What next for robo-advice in 2019

By Daniel Tammas-Hastings on Friday 11 January 2019

Editor's PickOpinionSavings and Investment

The disruption to savings and investment markets and the emergence of digital wealth management has had huge implications but the sector remains quite small, says Daniel Tammas-Hastings.

The digital asset management boom that was predicted a few years ago has yet to occur and in many ways it feels like the fintech buzzwagon has moved on from robo-advice being the next new thing. In 2017, when the second generation of robo-advisers (post-Nutmeg) were entering the scene, robo-advice was flying high.

It felt, at least from my vantage point in Level 39, that a new robo-advisor was launching every week, and asset managers and financial advisors were both curious and fearful.

But the digital wealth managers (as they prefer to be called) have struggled to generate the market share they need and was predicted for them. Some financial service consultants estimated that the biggest players would need to manage multiple billions to charge enough to cover their costs, and this has proved tricky.

However the sector is still young and growing fast, Nutmeg the best known UK player, now has £1bn AUM and has been constantly growing revenues at approximately 70 per cent a year. Other newer players are growing even faster and attracting equity investment from the world’s best known VCs and some of the largest incumbents players.

Now at the start of 2019, Nutmeg the largest domestic digital player has less than a tenth of one per cent of the assets of the largest UK traditional manager L&G – the potential for further growth is still clear.

The main issue has been that the ‘message’ for the majority of robo-advisers has been a variant of low fees and money saved. This has restricted pricing power and ensured that for many propositions volume has become overly important. So, what’s next for 2019?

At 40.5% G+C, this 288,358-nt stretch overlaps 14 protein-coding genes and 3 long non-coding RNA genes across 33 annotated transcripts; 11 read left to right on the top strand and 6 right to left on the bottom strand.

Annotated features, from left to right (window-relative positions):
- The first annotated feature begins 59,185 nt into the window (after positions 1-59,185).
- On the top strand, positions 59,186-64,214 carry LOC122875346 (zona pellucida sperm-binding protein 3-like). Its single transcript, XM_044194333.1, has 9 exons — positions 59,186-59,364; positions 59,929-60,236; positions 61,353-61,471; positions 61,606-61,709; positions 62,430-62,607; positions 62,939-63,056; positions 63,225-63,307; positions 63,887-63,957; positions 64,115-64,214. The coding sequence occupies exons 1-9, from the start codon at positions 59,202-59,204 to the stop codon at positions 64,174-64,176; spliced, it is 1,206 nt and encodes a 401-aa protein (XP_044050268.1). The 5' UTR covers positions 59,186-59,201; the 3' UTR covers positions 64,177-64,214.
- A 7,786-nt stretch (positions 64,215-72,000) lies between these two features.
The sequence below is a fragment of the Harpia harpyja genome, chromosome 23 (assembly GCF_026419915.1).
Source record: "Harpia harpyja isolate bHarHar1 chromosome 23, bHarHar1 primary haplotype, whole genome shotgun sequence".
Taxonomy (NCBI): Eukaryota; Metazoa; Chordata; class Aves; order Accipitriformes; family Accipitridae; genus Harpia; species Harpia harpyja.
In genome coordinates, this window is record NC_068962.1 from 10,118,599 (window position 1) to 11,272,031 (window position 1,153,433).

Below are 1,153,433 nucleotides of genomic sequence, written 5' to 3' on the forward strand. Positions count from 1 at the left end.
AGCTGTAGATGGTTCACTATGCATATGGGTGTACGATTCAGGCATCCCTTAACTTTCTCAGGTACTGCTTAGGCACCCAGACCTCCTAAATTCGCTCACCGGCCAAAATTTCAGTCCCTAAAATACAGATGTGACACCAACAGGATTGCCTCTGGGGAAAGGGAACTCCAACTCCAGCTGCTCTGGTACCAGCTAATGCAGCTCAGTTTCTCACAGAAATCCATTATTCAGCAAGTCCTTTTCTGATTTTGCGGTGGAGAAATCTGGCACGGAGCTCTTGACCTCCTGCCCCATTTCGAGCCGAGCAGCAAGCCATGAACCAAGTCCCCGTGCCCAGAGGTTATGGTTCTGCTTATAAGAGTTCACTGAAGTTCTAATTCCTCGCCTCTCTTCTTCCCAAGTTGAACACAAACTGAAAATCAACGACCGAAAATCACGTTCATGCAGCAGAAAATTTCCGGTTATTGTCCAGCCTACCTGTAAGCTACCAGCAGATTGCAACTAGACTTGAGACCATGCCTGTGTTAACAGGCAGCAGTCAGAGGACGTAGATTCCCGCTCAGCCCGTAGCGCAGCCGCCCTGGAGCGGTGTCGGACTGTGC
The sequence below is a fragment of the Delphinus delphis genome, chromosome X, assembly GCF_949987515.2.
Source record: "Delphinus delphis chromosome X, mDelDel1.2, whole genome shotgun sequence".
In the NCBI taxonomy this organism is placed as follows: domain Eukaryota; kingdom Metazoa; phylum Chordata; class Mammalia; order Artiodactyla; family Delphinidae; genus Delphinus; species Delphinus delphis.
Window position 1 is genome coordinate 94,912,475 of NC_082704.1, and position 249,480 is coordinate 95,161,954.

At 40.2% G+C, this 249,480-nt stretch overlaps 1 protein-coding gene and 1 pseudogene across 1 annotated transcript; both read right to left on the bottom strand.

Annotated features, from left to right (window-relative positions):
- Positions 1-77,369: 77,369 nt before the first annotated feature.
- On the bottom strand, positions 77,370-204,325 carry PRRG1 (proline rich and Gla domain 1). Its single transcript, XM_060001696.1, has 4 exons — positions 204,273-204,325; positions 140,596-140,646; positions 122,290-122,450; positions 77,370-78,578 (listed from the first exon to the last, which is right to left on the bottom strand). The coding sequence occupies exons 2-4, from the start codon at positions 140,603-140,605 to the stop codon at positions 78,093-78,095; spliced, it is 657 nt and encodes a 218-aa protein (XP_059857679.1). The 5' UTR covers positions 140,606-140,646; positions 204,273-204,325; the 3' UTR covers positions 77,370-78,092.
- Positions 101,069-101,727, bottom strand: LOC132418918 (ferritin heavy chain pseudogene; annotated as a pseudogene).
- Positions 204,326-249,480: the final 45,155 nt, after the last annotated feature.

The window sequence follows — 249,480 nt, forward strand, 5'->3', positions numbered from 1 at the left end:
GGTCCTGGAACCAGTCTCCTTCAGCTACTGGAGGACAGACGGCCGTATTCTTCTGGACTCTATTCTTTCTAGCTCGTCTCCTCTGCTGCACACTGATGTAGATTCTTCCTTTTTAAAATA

More Choice

We can expect to see a broader range of propositions on the market, as players old and new seek to differentiate themselves. Expect, more differentiated offerings from existing players and niche new products from entrants.

The key themes in this choice will be ESG (Environmental, Social and Governance) and SRI (Socially Responsible Investing) as these themes have been growing in importance in institutional space over the last decade and are now filtering down to digital retail. Players to look at include Wealthify (established) and Plenitude.io (launching 2019)

More Pensions

The UK (and indeed the rest of the developed world) are suffering from a pensions crisis with chronic under-investment hampered by a lack of interest from both end users and legislators. Hopefully strong engaging digital propositions will change this. Many of the existing robos have a SIPP offering, expect take up to continue and new players to enter the market.

Of particular interest is MoneyBox which started as a loose change savings up and in 2019 will move up the value chain to the world of pensions potentially taking a 100,000 engaged users with it.

More Products

Expect horizontal expansion from fintech and legacy players. Robo advisors will look to add new offerings as they seek to monetise a captured user base, whether this is moving from purely digital to hybrid or linking with complementary products from insurers and other financial services.

Banks and existing megaliths will likely expand into robo-advice, and most of the High Street Banks now have an advice product. Expect this theme to continue with a digital savings app becoming a must-have for large financial services firms.

More Growth

The market will continue to grow in both users and AUM, but not at the pace that was predicted a few years ago.


Daniel Tammas-Hastings is managing director and dounder of outsourced compliance and regulatory Hosting firm RiskSave.

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